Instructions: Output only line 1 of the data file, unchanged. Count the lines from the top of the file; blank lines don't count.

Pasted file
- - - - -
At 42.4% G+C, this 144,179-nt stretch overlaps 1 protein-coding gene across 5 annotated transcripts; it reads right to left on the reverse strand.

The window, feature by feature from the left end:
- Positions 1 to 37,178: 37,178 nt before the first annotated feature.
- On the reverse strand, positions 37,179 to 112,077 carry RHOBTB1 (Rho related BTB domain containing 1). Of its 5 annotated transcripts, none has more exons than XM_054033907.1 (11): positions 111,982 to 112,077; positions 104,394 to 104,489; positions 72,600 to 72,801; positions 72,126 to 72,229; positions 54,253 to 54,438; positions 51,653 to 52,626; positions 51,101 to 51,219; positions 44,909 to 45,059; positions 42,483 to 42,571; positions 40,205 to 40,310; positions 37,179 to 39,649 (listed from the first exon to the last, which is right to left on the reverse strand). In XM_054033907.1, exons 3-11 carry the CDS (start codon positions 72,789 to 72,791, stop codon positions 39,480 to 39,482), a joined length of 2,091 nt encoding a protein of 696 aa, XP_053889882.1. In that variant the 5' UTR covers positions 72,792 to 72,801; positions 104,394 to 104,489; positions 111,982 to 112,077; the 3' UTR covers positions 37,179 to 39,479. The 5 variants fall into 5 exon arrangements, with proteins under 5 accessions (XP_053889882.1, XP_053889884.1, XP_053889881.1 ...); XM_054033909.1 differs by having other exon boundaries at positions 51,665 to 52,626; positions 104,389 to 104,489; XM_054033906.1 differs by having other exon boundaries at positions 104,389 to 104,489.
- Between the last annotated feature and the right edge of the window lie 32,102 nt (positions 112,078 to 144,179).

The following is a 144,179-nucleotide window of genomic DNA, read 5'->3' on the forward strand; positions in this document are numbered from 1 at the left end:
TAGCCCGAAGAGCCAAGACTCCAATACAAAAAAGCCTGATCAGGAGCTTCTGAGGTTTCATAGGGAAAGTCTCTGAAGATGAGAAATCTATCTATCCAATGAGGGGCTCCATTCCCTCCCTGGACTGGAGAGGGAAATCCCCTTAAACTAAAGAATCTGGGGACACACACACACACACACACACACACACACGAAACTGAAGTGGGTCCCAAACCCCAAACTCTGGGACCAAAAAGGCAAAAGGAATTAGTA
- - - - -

At 42.4% G+C, this 144,179-nt stretch overlaps 1 protein-coding gene across 5 annotated transcripts; it reads right to left on the reverse strand.